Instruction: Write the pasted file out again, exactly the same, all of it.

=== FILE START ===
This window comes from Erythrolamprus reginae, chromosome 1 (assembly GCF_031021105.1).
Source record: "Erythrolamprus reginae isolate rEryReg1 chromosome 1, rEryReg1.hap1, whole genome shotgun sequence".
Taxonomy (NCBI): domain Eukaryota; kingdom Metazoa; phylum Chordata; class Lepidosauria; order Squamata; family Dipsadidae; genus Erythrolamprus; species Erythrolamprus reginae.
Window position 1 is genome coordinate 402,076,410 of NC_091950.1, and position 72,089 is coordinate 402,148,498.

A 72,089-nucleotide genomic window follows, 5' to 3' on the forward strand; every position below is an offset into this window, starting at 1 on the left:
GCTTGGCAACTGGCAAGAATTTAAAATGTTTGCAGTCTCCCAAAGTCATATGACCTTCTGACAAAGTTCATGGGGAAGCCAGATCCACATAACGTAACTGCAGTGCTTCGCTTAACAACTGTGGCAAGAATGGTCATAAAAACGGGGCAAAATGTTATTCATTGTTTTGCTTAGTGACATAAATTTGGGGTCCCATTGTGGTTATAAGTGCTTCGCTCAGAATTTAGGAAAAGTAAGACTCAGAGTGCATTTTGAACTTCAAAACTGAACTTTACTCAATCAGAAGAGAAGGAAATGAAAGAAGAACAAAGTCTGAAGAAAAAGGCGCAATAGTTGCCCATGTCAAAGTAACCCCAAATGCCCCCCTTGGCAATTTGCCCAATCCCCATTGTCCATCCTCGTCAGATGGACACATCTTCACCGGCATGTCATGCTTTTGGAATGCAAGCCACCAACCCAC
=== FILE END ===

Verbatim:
This window comes from Erythrolamprus reginae, chromosome 1 (assembly GCF_031021105.1).
Source record: "Erythrolamprus reginae isolate rEryReg1 chromosome 1, rEryReg1.hap1, whole genome shotgun sequence".
Taxonomy (NCBI): domain Eukaryota; kingdom Metazoa; phylum Chordata; class Lepidosauria; order Squamata; family Dipsadidae; genus Erythrolamprus; species Erythrolamprus reginae.
Window position 1 is genome coordinate 402,076,410 of NC_091950.1, and position 72,089 is coordinate 402,148,498.

A 72,089-nucleotide genomic window follows, 5' to 3' on the forward strand; every position below is an offset into this window, starting at 1 on the left:
GCTTGGCAACTGGCAAGAATTTAAAATGTTTGCAGTCTCCCAAAGTCATATGACCTTCTGACAAAGTTCATGGGGAAGCCAGATCCACATAACGTAACTGCAGTGCTTCGCTTAACAACTGTGGCAAGAATGGTCATAAAAACGGGGCAAAATGTTATTCATTGTTTTGCTTAGTGACATAAATTTGGGGTCCCATTGTGGTTATAAGTGCTTCGCTCAGAATTTAGGAAAAGTAAGACTCAGAGTGCATTTTGAACTTCAAAACTGAACTTTACTCAATCAGAAGAGAAGGAAATGAAAGAAGAACAAAGTCTGAAGAAAAAGGCGCAATAGTTGCCCATGTCAAAGTAACCCCAAATGCCCCCCTTGGCAATTTGCCCAATCCCCATTGTCCATCCTCGTCAGATGGACACATCTTCACCGGCATGTCATGCTTTTGGAATGCAAGCCACCAACCCAC